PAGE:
If you self-publish, the process is different, but you’ll still hit milestones–determining how and where you’ll publish, getting your manuscript in the right form for publication, and then, finally, getting your new book out there in print or e-book form or both, for people to buy and read it.

Pencil 1Either way, promotion also sometimes achieves milestones — getting your first review. Getting your first really good review. Throwing your story out there on social media. And milestones in actual sales.

This year, I’m hitting some milestones of a different kind. I’ve been traditionally published for many years — and this year, at the Romance Writers of America Annual Conference to take place soon in Denver, Harlequin will be acknowledging, in its 2018 Author Achievement Awards, that I’ve reached my 25th Book Milestone with them.

And as this year progresses, I’ll have two more Harlequin books published… and the second, my last Harlequin Nocturne paranormal romance since the line is closing, will be a milestone event, too. Including all my other books including mysteries, it will be my 50th published novel!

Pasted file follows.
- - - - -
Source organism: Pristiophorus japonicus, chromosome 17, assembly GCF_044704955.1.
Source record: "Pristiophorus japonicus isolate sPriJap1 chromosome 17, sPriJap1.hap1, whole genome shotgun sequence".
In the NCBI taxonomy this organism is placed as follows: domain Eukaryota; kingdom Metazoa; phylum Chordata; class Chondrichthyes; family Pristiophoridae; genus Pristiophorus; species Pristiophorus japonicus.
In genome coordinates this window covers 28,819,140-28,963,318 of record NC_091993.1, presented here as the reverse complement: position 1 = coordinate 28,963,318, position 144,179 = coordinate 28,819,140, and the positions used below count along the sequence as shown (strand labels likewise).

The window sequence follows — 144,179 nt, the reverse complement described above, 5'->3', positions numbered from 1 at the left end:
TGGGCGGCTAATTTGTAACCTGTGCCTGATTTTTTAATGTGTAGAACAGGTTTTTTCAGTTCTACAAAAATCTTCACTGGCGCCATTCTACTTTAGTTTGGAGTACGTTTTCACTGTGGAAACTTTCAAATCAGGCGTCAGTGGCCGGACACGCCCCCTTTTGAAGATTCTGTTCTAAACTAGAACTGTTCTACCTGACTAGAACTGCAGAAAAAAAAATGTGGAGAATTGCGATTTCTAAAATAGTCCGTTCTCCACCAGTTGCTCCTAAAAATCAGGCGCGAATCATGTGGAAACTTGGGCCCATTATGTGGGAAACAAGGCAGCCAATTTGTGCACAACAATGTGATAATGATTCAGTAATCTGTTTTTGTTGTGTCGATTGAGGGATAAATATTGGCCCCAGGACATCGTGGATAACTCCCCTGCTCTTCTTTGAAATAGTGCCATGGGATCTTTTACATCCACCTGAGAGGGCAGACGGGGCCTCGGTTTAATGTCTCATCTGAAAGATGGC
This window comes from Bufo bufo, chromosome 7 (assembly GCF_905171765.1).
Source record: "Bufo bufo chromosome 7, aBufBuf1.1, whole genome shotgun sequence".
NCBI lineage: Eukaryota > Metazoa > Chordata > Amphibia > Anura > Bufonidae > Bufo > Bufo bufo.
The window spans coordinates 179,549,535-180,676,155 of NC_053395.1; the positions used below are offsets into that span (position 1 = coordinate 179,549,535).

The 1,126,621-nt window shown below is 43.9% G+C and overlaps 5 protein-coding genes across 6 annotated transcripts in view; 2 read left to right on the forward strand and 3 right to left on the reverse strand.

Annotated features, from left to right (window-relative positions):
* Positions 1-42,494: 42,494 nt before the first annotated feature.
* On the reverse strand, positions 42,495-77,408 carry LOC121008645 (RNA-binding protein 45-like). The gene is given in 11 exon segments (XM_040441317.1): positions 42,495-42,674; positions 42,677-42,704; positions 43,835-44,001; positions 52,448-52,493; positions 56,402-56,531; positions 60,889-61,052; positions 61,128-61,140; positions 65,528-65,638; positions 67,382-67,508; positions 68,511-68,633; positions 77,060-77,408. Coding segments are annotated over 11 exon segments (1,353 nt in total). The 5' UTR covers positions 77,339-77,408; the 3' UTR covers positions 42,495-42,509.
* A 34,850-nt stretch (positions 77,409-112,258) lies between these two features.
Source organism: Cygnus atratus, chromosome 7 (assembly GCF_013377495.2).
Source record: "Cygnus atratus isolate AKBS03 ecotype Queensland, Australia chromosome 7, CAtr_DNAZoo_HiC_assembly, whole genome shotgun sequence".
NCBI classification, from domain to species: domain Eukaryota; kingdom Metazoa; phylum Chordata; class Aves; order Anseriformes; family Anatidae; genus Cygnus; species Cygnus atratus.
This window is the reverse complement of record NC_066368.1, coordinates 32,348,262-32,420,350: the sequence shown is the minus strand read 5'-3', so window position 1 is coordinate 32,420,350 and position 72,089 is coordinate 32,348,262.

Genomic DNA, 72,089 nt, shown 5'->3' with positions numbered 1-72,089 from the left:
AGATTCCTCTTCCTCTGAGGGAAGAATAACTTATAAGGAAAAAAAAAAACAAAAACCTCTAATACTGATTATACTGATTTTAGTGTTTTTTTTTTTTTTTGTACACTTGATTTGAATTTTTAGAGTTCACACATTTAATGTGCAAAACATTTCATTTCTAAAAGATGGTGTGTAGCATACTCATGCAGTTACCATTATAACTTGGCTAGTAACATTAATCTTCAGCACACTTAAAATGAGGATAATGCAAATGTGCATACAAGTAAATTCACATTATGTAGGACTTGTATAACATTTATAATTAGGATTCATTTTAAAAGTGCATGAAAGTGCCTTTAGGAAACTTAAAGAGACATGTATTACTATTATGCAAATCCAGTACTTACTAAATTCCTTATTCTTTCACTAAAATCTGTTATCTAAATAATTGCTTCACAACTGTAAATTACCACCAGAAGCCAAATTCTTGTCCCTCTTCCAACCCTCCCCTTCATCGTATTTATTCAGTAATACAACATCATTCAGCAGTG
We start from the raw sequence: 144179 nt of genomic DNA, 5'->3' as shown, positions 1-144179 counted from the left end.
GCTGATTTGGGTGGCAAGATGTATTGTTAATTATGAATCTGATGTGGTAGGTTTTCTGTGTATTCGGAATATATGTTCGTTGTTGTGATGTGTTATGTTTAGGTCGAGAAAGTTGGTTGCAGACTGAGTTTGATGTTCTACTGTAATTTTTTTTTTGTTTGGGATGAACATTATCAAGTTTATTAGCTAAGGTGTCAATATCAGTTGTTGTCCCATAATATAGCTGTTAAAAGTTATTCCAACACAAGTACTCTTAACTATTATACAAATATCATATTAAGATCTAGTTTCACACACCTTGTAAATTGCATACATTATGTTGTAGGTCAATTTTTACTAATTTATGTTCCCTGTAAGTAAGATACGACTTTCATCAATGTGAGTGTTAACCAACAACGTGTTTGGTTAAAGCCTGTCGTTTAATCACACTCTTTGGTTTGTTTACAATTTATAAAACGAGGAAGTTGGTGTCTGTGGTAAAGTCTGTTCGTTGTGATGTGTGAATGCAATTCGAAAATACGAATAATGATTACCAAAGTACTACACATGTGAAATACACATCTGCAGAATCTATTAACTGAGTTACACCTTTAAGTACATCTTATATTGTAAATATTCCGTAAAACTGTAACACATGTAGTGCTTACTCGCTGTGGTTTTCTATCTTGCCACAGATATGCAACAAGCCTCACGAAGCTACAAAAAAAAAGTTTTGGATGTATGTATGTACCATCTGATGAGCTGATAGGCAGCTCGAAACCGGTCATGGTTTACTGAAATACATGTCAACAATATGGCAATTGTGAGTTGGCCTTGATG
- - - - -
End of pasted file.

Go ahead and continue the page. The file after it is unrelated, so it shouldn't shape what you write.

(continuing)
Signpost 2So yes, this year I’m particularly jazzed about milestones. But whatever stage of writing a writer happens to be in, whatever way they choose to be published, milestones can occur anytime.

What’s your latest milestone?

 

THE SPIRIT OF INDEPENDENCE by Rosemary Lord

Happy Birthday America

 

I remember my first July 4th in America. I’d only been in L.A. a few months and was still marveling at the endless sunshine. I was in Beverly Hills that day and saw a red English double-decker bus being driven slowly along Wilshire Boulevard. Along both sides were large white banners with “Happy Birthday America – love, Mum” written in bold print. It was an image I have never forgotten.

American flag 1That first July 4th was spent with an international group in an Australian friend’s back garden (or yard, to use the local term) where we all celebrated the start of our new lives in California – the land of such promise, excitement and new ideas.